Wednesday January 9th


Dow set to rise nearly 100 points on US-China trade optimism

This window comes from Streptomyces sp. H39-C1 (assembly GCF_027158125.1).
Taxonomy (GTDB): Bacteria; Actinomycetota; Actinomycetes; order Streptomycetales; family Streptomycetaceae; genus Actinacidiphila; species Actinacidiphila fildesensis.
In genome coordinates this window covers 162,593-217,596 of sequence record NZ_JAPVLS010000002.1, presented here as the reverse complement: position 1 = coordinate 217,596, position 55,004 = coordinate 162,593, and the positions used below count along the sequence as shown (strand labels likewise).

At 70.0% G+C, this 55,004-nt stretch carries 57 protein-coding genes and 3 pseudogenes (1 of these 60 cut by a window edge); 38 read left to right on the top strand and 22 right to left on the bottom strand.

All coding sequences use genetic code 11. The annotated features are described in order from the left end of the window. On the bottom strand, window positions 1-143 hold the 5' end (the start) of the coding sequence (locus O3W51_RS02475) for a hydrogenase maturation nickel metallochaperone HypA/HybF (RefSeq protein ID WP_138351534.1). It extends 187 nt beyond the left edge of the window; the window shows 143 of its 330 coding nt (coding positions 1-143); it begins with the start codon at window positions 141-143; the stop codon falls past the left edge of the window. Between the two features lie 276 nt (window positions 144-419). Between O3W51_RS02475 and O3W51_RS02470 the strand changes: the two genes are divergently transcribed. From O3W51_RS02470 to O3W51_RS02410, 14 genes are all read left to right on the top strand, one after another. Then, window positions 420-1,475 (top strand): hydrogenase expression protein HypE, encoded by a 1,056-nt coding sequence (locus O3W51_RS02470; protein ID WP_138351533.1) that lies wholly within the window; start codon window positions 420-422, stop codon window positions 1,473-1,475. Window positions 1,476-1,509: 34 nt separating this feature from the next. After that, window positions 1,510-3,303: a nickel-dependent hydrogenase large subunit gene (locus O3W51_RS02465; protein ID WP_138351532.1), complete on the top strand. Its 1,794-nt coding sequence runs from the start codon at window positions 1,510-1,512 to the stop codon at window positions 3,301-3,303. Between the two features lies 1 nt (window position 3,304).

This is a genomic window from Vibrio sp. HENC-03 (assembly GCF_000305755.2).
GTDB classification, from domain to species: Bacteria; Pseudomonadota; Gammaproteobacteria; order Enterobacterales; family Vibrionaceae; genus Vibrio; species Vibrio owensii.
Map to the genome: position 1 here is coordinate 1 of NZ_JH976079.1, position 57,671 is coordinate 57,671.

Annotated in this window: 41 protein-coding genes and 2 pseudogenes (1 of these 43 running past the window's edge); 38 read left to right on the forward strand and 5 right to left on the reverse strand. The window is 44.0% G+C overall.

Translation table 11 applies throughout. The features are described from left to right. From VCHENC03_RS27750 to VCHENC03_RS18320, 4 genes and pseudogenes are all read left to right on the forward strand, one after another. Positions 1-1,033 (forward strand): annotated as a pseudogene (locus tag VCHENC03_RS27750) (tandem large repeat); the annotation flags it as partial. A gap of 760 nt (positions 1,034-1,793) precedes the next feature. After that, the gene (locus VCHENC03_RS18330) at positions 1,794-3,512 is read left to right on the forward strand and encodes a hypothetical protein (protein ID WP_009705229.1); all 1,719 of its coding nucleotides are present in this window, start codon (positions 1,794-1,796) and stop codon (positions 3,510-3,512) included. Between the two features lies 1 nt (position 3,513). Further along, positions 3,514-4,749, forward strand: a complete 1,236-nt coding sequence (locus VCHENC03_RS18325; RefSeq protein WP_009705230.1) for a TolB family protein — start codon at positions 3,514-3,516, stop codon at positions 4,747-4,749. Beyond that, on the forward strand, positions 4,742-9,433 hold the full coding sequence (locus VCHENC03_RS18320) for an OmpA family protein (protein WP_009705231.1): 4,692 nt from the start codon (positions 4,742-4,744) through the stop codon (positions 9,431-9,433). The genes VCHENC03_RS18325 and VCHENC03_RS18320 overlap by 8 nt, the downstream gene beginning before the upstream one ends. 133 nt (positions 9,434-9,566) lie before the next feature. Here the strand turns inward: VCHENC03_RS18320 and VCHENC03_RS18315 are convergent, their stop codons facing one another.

U.S. stock index futures rose slightly on Wednesday following news that the U.S. and China had concluded mid-level trade talks. As of 8:13 a.m. ET, Dow Jones Industrial Average futures climbed 117 points, indicating a higher open of 95.55 points; S&P 500and Nasdaq 100 futures were also higher. Shares of Boeing rose 0.8 percent in the premarket. Discussions between Washington and Beijing over trade concluded, the Chinese foreign ministry said Wednesday. Both countries have been engaged in a tense sparring of tariffs, targeting billions of dollars’ worth of imports in each other’s economies with levies. Traders are hopeful of a resolution to the U.S.-China trade war, and are eagerly watching for any signs of a potential deal. U.S. Under Secretary of Agriculture for Trade and Foreign Agricultural Affairs Ted McKinney said earlier on Wednesday that he thought negotiations “went just fine.” The Dow notched its first three-day winning streak since late November on Tuesday. Investors had been on edge in previous weeks, fleeing to less risky assets as fears of a potential slowdown in global economic growth took hold. Wall Street appeared to follow the positive sentiment seen in Europe and Asia on Wednesday. Indexes in both regions were mostly higher on the back of optimism surrounding trade talks. Investor focus will also likely be attuned to political developments, as the U.S. government shutdown showed no signs of letting up. President Donald Trump delivered an address on immigration and border security Tuesday night, where he made his case for the proposed wall along the U.S.-Mexico border, a key sticking point inhibiting progress toward a funding deal to re-open the government. Traders are likely to monitor talks from several Federal Reservepolicymakers Wednesday: Atlanta Fed President Raphael Bostic speaks at an event in Chattanooga, Tennessee, at 8:20 a.m. ET; Chicago Fed President Charles Evans is speaking at an event in Riverwoods, Illinois, at 9 a.m. ET; and Boston Fed President Eric Rosengren will provide an economic outlook at an event in Boston, Massachusetts, at 11:30 a.m. ET. Fed Chairman Jerome Powell assuaged investor concerns last week, saying at a panel discussion that the U.S. central bank “will be patient” with monetary policy. Investors, increasingly on edge over the possibility of a slowdown in global growth, had feared the institution may be hiking interest rates too fervently. The Fed hiked rates four times last year, and expectations have tempered as to how many times it may raise its benchmark rate in 2019. Asia markets saw gains on Wednesday as investors remained cautiously optimistic about trade negotiations between the U.S. and China, which wrapped up on Wednesday after three days. Japan’s Nikkei 225 advanced 1.1 percent to close at 20,427.06 while the Topix also gained 1.1 percent to finish its trading day at 1,535.11, with almost all sectors rising. South Korea’s Kospi gained nearly 2 percent to close at 2,064.71. The mainland Chinese markets also saw gains on Wednesday, with the Shanghai composite rising around 0.71 percent to close at about 2,544.34 while the Shenzhen composite advanced 0.543 percent to finish its trading day at approximately 1,306.95. The Shenzhen component also climbed up by 0.761 percent to close at 7,447.93. Meanwhile, Hong Kong’s Hang Seng index jumped more than 2.1 percent, as of its final hour of trade. Oil prices rose 2 percent on Wednesday as the extension of U.S.-China talks in Beijing raised hopes that the world’s two largest economies would resolve their trade standoff. U.S. West Texas Intermediate (WTI) crude oil futures were at $50.82 per barrel at 0945 GMT, up $1.04, or 2.09 percent, the first time this year that WTI has topped $50. International Brent crude futures were up $1.09, or 1.86 percent, at $59.81 per barrel. Both crude price benchmarks added to Tuesday’s 2 percent gains and have now been on the rise for eight straight days - their longest rally since June 2017. Gold slipped for a second session on Wednesday as investors regained appetite for risk on hopes of a breakthrough in U.S.-Chinese trade talks, while palladium hit a record high. Spot gold was down 0.3 percent at $1,281.01 per ounce as of 7:38 a.m. ET. U.S. gold futures also shed 0.32 percent to $1,281.80 per ounce.